Measurements from the sensors, every two minutes, are sent via radiofrequency 868 MHz to a gateway, and stored in the IIoT cloud. Further, the measurements are presented as a live temperature graph in a web-based dashboard available for the operators through tablets and mobile phones. After gaining operational experience, sensor data, and insight on the saw blade surface temperature from the IR sensor, an alarm limit was set when the surface temperature reached 48 °C. For the operators, this alarm limit provided an early warning, i.e., anomaly detection, to reduce operation speed, well in time to avoid overheating the splitting saw, and to start planning a maintenance action of changing the saw blade before failure and in line with the production plan.

3.2 ANN model with sensor data input

To establish the normal behavior ANN model and make predictions on saw blade temperature and splitting saw operation, the variables that can affect this must be taken into consideration to build an accurate model. Accordingly, the sensor data providing input for the model are the IR sensor (Sensor A) measuring saw blade temperature, power usage (current measurement form Sensor B), vibration sensor with temperature measurement (Sensor C). Table 2 shows the parameters selected to establish the ANN model with its input and outputs.

Table 2 Input and outputs of ANN model

The data collection and preprocess for the ANN model emphasize the connection between the operation of the saw blade and the saw blade surface temperature, which is the most critical part. The upper limit of temperature alarm 48 °C is further used in defining the data in use. The artificially constructed forward neural network is used to classify and recognize the state of the saw blade. Table 3 shows the raw datasets used for the ANN model [66].

Table 3 Raw datasets [66]

Next, the temperature data, with total dataset being 8 360, were recorded in the csv file for the column with °C IR avg and the temperature was set to less than 48 °C to 0, and vice versa. Further, the program TensorFlow was used and LabelEncoder selected to code the data labeled, and MinMaxScaler normalized the data. Figure 6 shows an example of normalized data, randomly selected 75% data as training set and 25% data (2 090 data) as testing set.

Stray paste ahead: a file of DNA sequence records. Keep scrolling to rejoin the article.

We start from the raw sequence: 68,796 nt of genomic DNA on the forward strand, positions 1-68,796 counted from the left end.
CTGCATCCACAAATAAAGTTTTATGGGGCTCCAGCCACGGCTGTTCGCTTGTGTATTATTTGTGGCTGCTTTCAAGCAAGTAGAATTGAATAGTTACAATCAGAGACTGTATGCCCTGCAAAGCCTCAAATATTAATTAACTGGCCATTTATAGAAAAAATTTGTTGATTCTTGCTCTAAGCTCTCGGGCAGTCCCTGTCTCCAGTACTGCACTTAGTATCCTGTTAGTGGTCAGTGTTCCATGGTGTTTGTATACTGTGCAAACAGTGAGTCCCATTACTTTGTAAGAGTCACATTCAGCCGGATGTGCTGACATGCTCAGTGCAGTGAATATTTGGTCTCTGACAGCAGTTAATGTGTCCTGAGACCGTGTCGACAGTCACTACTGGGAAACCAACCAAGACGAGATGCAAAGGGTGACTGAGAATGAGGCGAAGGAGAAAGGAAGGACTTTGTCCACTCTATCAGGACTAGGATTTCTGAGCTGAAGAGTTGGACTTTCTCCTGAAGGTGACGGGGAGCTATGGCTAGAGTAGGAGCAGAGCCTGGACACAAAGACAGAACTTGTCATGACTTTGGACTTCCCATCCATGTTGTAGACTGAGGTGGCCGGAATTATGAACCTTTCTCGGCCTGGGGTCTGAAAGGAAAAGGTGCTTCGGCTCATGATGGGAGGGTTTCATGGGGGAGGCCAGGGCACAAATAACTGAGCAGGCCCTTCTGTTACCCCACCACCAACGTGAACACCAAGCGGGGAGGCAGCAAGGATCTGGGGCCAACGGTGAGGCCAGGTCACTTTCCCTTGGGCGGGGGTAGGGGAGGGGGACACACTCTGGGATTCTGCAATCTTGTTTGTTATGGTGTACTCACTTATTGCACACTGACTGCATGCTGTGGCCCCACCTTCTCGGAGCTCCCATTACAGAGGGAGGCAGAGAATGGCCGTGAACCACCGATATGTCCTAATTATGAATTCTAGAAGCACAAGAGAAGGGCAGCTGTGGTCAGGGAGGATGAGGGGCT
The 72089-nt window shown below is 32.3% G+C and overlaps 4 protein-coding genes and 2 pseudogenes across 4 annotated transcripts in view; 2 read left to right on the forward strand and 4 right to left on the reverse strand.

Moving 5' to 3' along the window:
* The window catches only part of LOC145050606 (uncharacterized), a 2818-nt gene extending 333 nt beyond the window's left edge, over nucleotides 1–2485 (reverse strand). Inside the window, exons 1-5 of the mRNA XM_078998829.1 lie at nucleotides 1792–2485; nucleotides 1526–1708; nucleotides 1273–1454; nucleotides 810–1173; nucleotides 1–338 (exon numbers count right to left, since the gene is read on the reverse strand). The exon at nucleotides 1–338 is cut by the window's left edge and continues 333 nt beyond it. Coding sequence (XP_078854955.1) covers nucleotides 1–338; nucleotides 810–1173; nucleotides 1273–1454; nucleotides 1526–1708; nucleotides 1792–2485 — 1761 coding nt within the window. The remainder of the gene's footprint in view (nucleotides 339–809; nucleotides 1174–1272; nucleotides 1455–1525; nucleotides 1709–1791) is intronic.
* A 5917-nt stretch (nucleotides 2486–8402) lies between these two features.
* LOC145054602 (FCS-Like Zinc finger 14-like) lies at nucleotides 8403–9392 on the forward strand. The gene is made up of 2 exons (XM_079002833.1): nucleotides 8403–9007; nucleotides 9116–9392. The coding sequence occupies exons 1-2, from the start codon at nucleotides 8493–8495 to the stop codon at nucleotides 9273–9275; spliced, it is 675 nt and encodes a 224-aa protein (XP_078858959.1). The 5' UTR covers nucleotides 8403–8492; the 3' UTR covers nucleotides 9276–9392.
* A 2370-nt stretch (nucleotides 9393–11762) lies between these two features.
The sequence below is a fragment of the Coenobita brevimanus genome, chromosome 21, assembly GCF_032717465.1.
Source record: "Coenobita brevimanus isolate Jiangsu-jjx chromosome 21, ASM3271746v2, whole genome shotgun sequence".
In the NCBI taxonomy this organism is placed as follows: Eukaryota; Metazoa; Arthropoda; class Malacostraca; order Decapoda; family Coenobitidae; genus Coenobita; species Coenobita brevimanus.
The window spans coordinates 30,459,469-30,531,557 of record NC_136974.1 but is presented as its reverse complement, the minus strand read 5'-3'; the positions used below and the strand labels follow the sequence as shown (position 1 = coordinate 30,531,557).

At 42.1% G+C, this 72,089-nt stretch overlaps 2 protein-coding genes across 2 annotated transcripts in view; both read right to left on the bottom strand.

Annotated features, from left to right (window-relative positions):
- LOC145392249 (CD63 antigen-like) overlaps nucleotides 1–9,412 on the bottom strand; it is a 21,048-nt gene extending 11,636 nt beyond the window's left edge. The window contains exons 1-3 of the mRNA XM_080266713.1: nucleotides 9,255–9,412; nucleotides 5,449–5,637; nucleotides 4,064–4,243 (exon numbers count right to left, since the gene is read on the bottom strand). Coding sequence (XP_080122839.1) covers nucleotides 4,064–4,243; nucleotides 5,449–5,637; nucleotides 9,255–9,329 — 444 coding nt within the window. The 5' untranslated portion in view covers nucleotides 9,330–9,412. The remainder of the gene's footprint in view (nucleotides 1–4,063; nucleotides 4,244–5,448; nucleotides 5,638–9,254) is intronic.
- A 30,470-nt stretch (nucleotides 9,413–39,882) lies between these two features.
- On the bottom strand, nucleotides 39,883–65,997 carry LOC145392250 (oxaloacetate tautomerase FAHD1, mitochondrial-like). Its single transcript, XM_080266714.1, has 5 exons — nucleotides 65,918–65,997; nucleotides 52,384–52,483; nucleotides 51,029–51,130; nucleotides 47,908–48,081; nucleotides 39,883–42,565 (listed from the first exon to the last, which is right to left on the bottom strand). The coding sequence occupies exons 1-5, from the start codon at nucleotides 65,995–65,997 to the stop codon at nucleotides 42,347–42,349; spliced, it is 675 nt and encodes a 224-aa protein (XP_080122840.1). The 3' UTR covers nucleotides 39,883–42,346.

Fig. 6
figure 6

Data normalization conducted through the software TensorFlow

The model =Sequential() is used to build a forward ANN model and the structure of ANN model is shown in Fig. 7.

Fig. 7
figure 7

Structure of ANN model developed with the software TensorFlow

Dropout technology is added to the network to prevent network over-fitting problems, and the activation function is set to sigmoid. Moreover, the cross entropy of the two classifications is used as the loss function, the Adam optimizer, with accuracy and confusion matrix are used in the model to evaluate the network classification. The 25% dataset is used as the validation set to get the loss function. The accuracy and confusion matrix results are shown in Figs. 8 and 9.

Fig. 8
figure 8

Loss function and accuracy created through the software TensorFlow

Fig. 9
figure 9

Confusion matrix built in the software TensorFlow

Through the results of the loss function and accuracy rate, it can be concluded that the classification accuracy rate of the ANN model is greater than 0.98, and the accuracy of the model recognition can also be seen intuitively in the confusion matrix, i.e., the accuracy of the saw blade state can be achieved through the presented ANN model.

3.3 Case study findings

After implementing the PdM platform, improvements in performance, safety, and maintenance costs occurred. In terms of performance, case results showed a 40% increase in capacity for the splitting saw. Along with this increasement, the production equipment next in the value chain, the planer, was now sufficiently fed. Thus, the splitting saw was no longer a bottleneck, and satisfactory performance in these two value chain steps could be achieved. Within safety, the reduction of saw blades failures improved the level of safety for the operators, as these failures could lead to metal fragments being ejected. For maintenance costs, moving from the strategy of run-to-failure on the saw blades, with a high degree of unplanned downtime, over to a more predictive strategy and enabling scheduling maintenance actions to planned stops, resulted in large maintenance cost savings and a high return on investment. The ANN model shows promising results for classification and recognizing the state of the saw blade, but more work is needed to develop predictive capabilities.

In addition to the mentioned improvements, a change in the way of working also developed. For the operators, the sensor data provided better understanding of technical condition of the splitting saw, and how maintenance actions and changes in machine load could affect this. Moreover, the degree of ownership also increased for the operators, as their actions could be seen as changes in the data and further connected to the mentioned improvements. For the maintenance management team, the successful application on the splitting saw provided motivation for scaling the solution to other production equipment. Thus, as a test, wireless sensors with combined vibration and temperature measurement was mounted inside the planer to gather data from the bearings connected to the spindle, as spindle failures were connected to high costs with unplanned downtime and maintenance repairs. The sensor data were intended to provide anomaly detection for the bearings, as RCA from previous spindle failures had shown that worn bearings often was the initiating event. After a test period, the data foundation was sufficient to enable anomaly detection and give an early warning for a maintenance action of changing the bearings.